British toddler's killers granted parole

Two teens, convicted of savage murder of two-year-old James Bulger at the age of10, will be given new identities

Two British teenagers who in 1993 lured a two-year-old boy away from his mother and savagely killed him will be released, the British government announced Friday.

Jon Venables and Robert Thompson, now 18 years old, were convicted of the February 1993 abduction and murder of toddler James Bulger.

The teens will be paroled after serving their sentence of a minimum of eight years, Home Secretary David Blunkett told the British Parliament. "The parole board has decided that it is no longer necessary for the protection of the public that they be confined," Blunkett said.

But the government does feel that the teens need protection from the public. Both Venables and Thompson will be given new identities and will be released at secret locations.

But the decision has infuriated the parents of the slain toddler. Denise Fergus, Bulger's mother, expressed her anger at the government and the Parole Board.

Ralph Bulger, James' father, said in a statement that he felt "angry, frustrated and completely let down by the system."

The murder, which Venables and Thompson committed when they were 10 years old, stunned the British nation.

A video camera captured an image of the older boys leading Bulger away from where his mother was buying meat at a shopping centre in Bootle, near Liverpool.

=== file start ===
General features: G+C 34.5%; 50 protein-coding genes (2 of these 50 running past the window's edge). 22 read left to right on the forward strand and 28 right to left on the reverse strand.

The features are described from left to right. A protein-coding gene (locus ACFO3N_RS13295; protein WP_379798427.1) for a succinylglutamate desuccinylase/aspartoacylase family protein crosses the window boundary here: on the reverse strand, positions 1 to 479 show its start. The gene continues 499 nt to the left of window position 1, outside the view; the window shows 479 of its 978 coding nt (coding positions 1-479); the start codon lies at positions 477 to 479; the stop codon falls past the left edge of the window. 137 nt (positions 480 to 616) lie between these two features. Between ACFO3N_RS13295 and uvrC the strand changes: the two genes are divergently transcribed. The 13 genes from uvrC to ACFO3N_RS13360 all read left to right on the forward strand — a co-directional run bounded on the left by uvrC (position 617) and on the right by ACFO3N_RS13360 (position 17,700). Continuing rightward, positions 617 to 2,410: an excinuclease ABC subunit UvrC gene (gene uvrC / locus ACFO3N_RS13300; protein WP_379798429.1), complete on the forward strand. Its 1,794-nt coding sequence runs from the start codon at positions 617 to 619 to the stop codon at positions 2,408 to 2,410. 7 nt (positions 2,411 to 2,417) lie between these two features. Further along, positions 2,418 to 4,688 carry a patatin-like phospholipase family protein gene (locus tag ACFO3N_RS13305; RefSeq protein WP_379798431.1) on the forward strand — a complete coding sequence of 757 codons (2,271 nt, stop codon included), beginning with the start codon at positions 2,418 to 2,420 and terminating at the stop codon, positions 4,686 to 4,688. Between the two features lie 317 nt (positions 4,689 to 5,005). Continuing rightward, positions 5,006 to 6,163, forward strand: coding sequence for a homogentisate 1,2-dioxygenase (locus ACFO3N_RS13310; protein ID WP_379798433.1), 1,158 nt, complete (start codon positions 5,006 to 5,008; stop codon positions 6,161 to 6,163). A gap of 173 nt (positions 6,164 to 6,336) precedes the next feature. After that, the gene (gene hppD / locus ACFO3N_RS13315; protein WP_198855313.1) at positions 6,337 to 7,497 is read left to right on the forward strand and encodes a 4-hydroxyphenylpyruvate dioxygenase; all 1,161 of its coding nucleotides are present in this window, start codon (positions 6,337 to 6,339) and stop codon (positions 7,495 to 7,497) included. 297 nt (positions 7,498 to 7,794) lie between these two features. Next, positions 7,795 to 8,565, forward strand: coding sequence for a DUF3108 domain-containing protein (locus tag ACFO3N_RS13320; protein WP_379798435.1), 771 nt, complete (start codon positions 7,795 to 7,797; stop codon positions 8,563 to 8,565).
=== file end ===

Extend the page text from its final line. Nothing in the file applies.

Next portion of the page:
The boys took Bulger to a railway line three kilometres away, where they hit him with bricks and metal bars, poured paint in his eyes and eventually left him on the track, where the toddler's body was cut in half by a train.

After their 16-day trial, their sentence was increased to 15 years, but another judge later restored the old sentence, saying that it wouldn't be beneficial for the youths to be in the "corrosive atmosphere of an adult prison."

Venables and Thompson have served their time at a special childrens' corrections unit. Venables' lawyer said his client is "truly remorseful."

This week, they appeared before separate, secret parole panels including a judge, a psychiatrist and an independent board member.

As a condition of their release, they cannot contact each other or any member of James Bulger's family. They cannot visit the Liverpool area without special permission, and they will be returned to custody if they show any signs of being a danger to society.